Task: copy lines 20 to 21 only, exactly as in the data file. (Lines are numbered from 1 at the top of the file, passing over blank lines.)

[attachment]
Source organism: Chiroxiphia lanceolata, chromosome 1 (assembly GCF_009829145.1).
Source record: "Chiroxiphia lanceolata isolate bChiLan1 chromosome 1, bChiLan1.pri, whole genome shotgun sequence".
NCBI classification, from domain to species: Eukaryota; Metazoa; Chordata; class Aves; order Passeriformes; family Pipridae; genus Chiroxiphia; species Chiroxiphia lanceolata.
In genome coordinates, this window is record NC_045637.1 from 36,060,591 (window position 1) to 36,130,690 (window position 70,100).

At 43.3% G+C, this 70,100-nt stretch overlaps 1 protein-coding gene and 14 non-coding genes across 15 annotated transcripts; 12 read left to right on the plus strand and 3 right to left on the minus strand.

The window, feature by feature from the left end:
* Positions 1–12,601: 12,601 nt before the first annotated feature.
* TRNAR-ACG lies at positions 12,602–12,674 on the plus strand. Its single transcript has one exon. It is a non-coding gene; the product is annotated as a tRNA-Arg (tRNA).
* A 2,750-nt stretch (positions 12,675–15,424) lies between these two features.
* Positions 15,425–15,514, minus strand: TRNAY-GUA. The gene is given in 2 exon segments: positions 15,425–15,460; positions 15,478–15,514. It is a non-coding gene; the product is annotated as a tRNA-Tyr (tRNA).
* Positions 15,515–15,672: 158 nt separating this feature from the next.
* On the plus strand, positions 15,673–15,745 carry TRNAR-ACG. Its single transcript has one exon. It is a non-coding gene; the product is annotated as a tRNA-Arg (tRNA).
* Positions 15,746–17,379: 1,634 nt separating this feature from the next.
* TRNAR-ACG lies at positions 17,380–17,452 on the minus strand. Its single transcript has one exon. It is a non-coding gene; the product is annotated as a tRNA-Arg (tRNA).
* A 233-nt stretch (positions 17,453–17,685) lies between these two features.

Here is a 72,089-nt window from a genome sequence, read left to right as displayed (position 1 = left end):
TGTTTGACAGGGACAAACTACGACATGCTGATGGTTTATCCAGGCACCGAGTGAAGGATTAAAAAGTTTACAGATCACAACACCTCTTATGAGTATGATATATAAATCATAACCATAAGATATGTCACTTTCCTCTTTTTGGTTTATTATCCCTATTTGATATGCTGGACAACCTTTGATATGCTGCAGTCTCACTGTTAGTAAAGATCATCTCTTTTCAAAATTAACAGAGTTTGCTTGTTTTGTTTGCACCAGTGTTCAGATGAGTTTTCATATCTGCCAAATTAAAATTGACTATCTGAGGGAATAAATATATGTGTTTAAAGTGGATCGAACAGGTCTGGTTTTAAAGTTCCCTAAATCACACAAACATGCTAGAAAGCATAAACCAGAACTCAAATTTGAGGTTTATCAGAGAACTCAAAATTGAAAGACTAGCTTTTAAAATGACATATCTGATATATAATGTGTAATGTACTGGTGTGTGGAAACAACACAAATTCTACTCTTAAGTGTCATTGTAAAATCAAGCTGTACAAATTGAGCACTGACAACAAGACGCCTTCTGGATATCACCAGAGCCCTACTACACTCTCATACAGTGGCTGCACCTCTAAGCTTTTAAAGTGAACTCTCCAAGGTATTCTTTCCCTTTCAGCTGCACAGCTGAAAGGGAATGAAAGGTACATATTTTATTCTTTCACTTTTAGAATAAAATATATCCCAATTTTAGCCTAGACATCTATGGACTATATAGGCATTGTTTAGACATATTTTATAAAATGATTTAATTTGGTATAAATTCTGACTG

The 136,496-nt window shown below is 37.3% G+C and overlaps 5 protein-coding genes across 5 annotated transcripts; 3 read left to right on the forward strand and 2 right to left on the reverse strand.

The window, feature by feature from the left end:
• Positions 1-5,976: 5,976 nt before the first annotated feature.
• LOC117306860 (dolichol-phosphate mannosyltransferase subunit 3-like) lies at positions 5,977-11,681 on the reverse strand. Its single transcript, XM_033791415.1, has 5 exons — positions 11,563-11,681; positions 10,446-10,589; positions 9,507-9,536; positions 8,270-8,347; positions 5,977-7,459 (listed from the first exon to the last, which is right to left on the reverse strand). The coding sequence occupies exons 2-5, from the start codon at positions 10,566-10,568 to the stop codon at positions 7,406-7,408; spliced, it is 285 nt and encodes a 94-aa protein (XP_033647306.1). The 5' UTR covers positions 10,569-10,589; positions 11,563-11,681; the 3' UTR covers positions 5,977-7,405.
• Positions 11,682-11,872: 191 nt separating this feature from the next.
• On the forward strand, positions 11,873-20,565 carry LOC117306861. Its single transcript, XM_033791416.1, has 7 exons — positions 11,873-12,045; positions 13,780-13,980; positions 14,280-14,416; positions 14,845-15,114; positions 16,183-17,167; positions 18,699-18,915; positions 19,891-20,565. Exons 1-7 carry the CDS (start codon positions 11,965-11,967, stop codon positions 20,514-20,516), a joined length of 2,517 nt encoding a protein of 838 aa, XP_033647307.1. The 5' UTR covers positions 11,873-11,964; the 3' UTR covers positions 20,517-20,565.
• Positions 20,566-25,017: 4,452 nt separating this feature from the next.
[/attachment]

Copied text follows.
• Positions 1-5,976: 5,976 nt before the first annotated feature.
• LOC117306860 (dolichol-phosphate mannosyltransferase subunit 3-like) lies at positions 5,977-11,681 on the reverse strand. Its single transcript, XM_033791415.1, has 5 exons — positions 11,563-11,681; positions 10,446-10,589; positions 9,507-9,536; positions 8,270-8,347; positions 5,977-7,459 (listed from the first exon to the last, which is right to left on the reverse strand). The coding sequence occupies exons 2-5, from the start codon at positions 10,566-10,568 to the stop codon at positions 7,406-7,408; spliced, it is 285 nt and encodes a 94-aa protein (XP_033647306.1). The 5' UTR covers positions 10,569-10,589; positions 11,563-11,681; the 3' UTR covers positions 5,977-7,405.